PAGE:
It is also the position that seems to be enhanced with each new study, review, commentary, and observation. Over the past few years, a great many individuals and institutions that had been in opposition to full and open service have come to either reverse their thinking or to allow for reconsideration.
Most Democrats in Congress would find it difficult to vote to retain DADT. Even conservative pro-Military ex-servicemen Blue Dog Democrats like Congessman Patrick Murphy are skeptical about claims that servicemen are incapable of serving with their openly gay fellows.
Additionally, many Republican Congressmen will be hesitant to be seen to be too far out of the mainstream on this issue. As a majority of Republican voters favor lifting the ban, only the idealogues, or those who fear conservative activists, will feel pressured to take an anti-gay stance that is not popular with their constituents. Further, some Republicans may see this as a way to counterbalance their anti-marriage stance and appear reasonable and mainstream to the all-important Independent voters.
Although it may be a bit optimistic, I predict that a vote would result in nearly all Democrats favoring a reversal of the policy joined by a respectable number of Republicans.
The question is whether new legislation allowing for open service would be signed by the President into law.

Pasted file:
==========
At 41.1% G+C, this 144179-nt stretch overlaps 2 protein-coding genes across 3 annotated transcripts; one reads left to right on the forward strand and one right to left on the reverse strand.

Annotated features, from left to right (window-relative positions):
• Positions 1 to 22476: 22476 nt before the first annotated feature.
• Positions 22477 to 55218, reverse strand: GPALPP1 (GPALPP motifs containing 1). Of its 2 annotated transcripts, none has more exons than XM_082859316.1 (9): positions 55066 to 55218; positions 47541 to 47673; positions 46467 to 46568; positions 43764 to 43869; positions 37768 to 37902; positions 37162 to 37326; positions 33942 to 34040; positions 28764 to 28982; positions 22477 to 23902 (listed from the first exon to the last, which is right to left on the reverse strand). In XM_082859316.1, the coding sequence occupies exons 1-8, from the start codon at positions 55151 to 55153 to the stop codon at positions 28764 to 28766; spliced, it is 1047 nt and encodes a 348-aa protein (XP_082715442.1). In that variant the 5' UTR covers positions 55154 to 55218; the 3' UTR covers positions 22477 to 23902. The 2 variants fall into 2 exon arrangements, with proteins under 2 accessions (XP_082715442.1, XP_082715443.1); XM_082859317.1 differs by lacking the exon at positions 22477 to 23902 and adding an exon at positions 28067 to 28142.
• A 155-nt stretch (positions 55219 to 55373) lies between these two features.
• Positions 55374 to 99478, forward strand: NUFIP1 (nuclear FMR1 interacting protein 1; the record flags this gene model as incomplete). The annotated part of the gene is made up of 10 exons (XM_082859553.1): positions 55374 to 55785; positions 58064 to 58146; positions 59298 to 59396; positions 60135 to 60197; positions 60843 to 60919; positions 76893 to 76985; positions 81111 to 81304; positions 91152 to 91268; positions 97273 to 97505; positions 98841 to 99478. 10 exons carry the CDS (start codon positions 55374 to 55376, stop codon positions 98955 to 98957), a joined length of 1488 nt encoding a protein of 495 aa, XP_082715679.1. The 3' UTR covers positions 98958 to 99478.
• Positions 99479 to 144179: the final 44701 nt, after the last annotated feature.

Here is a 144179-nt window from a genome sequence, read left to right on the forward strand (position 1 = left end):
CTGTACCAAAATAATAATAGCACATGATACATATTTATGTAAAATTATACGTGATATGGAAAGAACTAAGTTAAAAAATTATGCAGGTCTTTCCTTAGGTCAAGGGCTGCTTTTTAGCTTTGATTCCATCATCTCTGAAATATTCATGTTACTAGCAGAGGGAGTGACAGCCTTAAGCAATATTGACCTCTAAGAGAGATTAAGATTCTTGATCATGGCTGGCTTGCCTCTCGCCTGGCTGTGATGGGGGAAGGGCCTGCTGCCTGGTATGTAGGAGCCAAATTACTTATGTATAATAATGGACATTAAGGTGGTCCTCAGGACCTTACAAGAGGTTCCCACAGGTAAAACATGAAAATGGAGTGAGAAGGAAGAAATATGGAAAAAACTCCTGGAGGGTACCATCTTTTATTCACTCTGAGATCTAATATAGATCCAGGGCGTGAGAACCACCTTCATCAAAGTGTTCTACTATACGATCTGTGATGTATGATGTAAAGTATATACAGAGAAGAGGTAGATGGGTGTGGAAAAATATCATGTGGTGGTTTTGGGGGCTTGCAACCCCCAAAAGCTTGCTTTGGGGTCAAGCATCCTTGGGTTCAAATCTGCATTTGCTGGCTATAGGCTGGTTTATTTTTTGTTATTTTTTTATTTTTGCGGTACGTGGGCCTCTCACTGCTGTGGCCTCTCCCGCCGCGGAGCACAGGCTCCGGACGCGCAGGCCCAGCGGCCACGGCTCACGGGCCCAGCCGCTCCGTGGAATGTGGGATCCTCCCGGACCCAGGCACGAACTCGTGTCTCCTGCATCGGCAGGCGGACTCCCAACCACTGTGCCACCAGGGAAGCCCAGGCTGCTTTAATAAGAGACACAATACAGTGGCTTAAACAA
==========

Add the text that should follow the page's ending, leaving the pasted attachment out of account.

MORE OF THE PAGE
Were such a bill to pass under the current administration, I think it likely that President Bush would use his veto. Although this has been a President hesitant to veto legislation, he seems to make exceptions for law that would put gay citizens on an equal footing.
I think it also extremely likely that a President Obama would not hesitate to sign. He has been open in his support for gay servicepersons.
The question, at least to me, would be what a President McCain would do. Although he has spoken against changing policy, he has done so in a passive way, deferring to the expertise of others and avoiding taking a personal idealogical position. With enough Republican support, McCain might announce that “senior military advisors” don’t see the change in policy to be detrimental to Military effectiveness or unit cohesion and sign the bill. Alternately, he might feel endebted to the rightwing and might veto. At this point, I don’t think I can predict his action.